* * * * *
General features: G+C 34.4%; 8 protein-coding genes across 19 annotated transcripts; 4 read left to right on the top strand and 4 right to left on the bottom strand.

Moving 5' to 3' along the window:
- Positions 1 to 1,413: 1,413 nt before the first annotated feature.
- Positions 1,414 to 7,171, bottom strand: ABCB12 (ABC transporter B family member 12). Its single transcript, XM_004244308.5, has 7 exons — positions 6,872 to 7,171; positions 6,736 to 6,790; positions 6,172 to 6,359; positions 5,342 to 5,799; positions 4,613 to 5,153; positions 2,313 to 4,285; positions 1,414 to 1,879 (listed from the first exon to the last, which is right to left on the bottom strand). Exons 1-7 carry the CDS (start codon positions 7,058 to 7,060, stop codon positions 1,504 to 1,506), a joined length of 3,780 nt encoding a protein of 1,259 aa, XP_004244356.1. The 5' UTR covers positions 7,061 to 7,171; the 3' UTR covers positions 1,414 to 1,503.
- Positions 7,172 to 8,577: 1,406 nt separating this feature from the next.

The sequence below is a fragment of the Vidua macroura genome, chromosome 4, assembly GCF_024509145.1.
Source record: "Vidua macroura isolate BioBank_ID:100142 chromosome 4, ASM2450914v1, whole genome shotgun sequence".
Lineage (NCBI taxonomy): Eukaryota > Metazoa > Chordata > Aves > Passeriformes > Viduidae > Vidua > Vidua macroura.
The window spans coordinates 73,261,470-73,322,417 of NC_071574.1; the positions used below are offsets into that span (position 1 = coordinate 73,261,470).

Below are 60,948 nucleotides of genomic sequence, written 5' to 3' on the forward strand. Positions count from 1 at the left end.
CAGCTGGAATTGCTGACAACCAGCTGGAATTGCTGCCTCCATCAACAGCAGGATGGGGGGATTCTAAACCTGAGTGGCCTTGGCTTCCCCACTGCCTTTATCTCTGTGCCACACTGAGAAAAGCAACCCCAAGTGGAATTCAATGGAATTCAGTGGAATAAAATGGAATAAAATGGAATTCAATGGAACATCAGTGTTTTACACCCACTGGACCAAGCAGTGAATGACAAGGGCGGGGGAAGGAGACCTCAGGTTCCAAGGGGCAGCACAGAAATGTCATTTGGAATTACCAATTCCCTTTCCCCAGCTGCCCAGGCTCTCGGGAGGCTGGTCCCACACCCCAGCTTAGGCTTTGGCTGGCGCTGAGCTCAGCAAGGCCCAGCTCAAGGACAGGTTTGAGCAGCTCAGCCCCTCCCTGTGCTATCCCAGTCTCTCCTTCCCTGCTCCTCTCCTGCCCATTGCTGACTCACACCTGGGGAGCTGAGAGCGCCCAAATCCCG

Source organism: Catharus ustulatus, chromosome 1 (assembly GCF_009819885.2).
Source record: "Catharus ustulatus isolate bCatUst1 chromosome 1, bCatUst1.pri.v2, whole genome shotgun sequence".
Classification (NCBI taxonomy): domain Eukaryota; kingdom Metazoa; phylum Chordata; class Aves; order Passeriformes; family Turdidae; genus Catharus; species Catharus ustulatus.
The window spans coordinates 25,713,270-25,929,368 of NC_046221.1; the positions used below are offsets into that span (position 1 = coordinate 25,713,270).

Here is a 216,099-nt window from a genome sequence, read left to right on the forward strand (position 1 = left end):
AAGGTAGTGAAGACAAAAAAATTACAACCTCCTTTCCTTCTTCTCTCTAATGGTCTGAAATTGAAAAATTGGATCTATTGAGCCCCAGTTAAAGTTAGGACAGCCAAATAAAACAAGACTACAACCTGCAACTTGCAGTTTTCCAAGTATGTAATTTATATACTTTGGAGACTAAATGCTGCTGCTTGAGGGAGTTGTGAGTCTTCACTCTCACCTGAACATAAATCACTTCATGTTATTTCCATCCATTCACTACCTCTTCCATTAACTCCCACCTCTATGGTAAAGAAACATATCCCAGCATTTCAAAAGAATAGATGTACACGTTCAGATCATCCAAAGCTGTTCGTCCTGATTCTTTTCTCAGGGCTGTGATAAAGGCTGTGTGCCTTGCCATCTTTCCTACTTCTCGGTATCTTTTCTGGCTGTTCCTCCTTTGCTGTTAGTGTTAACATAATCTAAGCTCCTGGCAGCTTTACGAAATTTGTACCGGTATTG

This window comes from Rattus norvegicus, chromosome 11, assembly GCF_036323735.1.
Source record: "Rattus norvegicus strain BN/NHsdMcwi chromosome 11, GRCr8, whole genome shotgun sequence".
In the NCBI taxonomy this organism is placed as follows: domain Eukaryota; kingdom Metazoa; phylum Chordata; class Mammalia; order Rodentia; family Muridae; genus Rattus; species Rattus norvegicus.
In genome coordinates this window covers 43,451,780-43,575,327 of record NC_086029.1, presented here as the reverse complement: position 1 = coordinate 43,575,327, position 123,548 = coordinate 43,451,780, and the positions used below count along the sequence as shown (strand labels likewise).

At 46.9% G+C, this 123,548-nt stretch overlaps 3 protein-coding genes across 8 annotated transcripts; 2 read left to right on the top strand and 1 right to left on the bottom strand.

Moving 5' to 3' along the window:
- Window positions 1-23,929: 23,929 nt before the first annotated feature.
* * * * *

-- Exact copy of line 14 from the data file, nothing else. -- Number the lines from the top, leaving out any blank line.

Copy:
Classification (NCBI taxonomy): domain Eukaryota; kingdom Metazoa; phylum Chordata; class Aves; order Passeriformes; family Turdidae; genus Catharus; species Catharus ustulatus.